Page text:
Hi guys, another problem. If anybody could guide me through the solution that would be great!

See screen shot on following link....

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- Aug 13th 2006, 08:46 AMc00kyMath problem, help needed.
Hi guys, another problem. If anybody could guide me through the solution that would be great!

See screen shot on following link....

CLICK HERE - Aug 13th 2006, 08:54 AMtopsquarkQuote:

Originally Posted by**c00ky**

$\displaystyle 1 - \frac{1}{2!}x^2 + \frac{1}{4!}x^4 - \frac{1}{6!}x^6$

for several values of x between 0 and $\displaystyle 2 \pi$ and see what happens when you compare that value to cos(x) when x is in radians.

What you will find is that this function only works well when x is "small." I don't know how well the approximation works for x near, say $\displaystyle \pi $, but for x less than, say, 1 it's probably pretty decent.

For the record, as a Taylor series about x = 0 we may approximate cos(x) as

$\displaystyle \sum_{r = 0}^{\infty}(-1)^r \frac{x^{2r}}{(2r)!} = 1 - \frac{1}{2!}x^2 + \frac{1}{4!}x^4 + ... $

so this approximation should be valid.

-Dan - Aug 13th 2006, 09:23 AMc00ky
You have lost me, i'm still a little confused.

- Aug 13th 2006, 09:46 AMQuick
Let me help.

you have expression: $\displaystyle (-1)^r\times\frac{x^{2r}}{(2r)!}$

expand to four terms:

$\displaystyle (-1)^r\times\frac{x^{2r}}{(2r)!}\quad+\quad(-1)^r\times$$\displaystyle \frac{x^{2r}}{(2r)!}\quad+\quad(-1)^r\times$$\displaystyle \frac{x^{2r}}{(2r)!}\quad+\quad(-1)^r$$\displaystyle \times\frac{x^{2r}}{(2r)!}$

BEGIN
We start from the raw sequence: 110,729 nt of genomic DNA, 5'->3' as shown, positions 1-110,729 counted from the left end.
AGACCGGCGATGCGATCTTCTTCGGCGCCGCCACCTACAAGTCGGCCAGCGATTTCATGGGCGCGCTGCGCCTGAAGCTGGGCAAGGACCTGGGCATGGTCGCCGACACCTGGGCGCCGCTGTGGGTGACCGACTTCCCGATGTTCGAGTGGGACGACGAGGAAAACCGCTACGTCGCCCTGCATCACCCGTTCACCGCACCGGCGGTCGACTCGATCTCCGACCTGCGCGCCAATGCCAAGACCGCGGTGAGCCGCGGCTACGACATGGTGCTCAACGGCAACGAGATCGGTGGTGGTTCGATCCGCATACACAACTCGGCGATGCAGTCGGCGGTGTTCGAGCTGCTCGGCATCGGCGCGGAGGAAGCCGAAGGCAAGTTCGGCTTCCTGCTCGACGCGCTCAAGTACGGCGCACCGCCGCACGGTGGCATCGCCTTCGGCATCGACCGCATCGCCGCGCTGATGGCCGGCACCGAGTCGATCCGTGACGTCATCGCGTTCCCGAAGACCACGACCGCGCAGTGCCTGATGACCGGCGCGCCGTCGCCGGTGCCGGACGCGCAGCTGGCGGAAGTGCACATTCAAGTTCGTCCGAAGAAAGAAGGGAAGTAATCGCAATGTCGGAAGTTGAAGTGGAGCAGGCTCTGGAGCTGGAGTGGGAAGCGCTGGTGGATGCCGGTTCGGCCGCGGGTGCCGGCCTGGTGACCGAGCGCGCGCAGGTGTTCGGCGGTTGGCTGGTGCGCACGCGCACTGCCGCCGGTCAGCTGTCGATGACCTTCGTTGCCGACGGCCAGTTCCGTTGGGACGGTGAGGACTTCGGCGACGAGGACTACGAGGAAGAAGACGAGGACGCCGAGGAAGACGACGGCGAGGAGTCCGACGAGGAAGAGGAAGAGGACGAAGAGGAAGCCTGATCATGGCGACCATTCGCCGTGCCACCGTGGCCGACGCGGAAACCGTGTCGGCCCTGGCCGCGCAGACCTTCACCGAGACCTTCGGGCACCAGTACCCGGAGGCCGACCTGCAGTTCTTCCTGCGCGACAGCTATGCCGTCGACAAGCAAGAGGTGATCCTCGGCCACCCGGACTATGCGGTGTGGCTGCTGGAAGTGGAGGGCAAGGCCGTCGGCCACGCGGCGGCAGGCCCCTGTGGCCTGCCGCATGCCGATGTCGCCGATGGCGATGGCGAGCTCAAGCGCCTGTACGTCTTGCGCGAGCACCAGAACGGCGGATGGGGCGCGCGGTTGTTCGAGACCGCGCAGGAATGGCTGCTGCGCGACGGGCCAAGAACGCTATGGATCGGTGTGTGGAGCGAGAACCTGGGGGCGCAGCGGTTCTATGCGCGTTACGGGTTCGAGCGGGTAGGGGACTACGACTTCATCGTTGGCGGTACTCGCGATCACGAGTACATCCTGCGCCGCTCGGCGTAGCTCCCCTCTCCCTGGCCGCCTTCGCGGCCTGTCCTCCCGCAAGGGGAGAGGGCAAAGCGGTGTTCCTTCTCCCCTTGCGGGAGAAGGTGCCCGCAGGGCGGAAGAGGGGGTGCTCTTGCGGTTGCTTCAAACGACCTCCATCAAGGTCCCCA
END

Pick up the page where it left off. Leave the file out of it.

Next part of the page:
now substitute 0,1,2 and 3 for "r"

$\displaystyle (-1)^0\times\frac{x^{2(0)}}{(2(0))!}\quad+\quad(-1)^1$$\displaystyle \times\frac{x^{2(1)}}{(2(1))!}\quad+\quad(-1)^2$$\displaystyle \times\frac{x^{2(2)}}{(2(2))!}\quad+\quad(-1)^3$$\displaystyle \times\frac{x^{2(3)}}{(2(3))!}$

simplify:

$\displaystyle 1\times\frac{x^{0}}{0!}\quad-\quad1$$\displaystyle \times\frac{x^{2}}{2!}\quad+\quad1\times$$\displaystyle \frac{x^{4}}{4!}\quad-\quad1\times$$\displaystyle \frac{x^{6}}{6!}$

simplify:

$\displaystyle \frac{1}{1}\quad-\quad\frac{x^{2}}{2!}\quad+\quad\frac{x^{4}}{4!}

\quad

-\quad\frac{x^{6}}{6!}$

simplify:

$\displaystyle 1$$\displaystyle -\frac{1}{2!}x^{2}$$\displaystyle +\frac{1}{4!}x^{4}$$\displaystyle -\frac{1}{6!}x^{6}$

now substitute a small value for x, then compare it to cos(x) and you will see they're similar - Aug 13th 2006, 09:56 AMThePerfectHackerQuote:

Originally Posted by**c00ky**

$\displaystyle f(x) = 1-\frac{x^2}{2!}+\frac{x^4}{4!}-\frac{x^6}{6!}+...$ so, $\displaystyle f(0)=1$

Note that, $\displaystyle f(x)$ has radius of convergence of infinite. And,

$\displaystyle f'(x)=-\frac{x}{1!}+\frac{x^3}{3!}-\frac{x^5}{5!}+...$ so, $\displaystyle f'(0)=0$

Also,

$\displaystyle f''(x)=-1+\frac{x^2}{2!}-\frac{x^4}{4!}+...=-f(x)$

Thus, you have that,

$\displaystyle f''(x)+f(x)=0$ with, $\displaystyle f(0)=1,f'(0)=0$ by the existence theorem there is a unique function satisfing this equation. Thus, whatever is the solution must have that expansion stated above. Using various methods we find that the solution is,

$\displaystyle f(x)=\cos x$

----

Now, if you expand it to 4 terms you have the approximation for cosine,

$\displaystyle \cos x \approx 1- \frac{x^2}{2!}+\frac{x^4}{4!}-\frac{x^6}{6!}$

To find the accurary of the approximation note that, the remainder term is,

$\displaystyle R_4=\frac{-\sin (z) x^{5}}{5!}$ where $\displaystyle z$ is some number on the interval. If we take the interval $\displaystyle [-\pi/4,\pi/4]$ the maximum error is,

$\displaystyle \left| \frac{-\sin z (\pi/4)^5}{120}} \right| \leq \left| \frac{ |1|\cdot|1|^5}{120}\right| \leq .008$

Which is accurate to 2 decimal places. - Aug 13th 2006, 09:57 AMc00ky
I see, excellent. Thank you very much.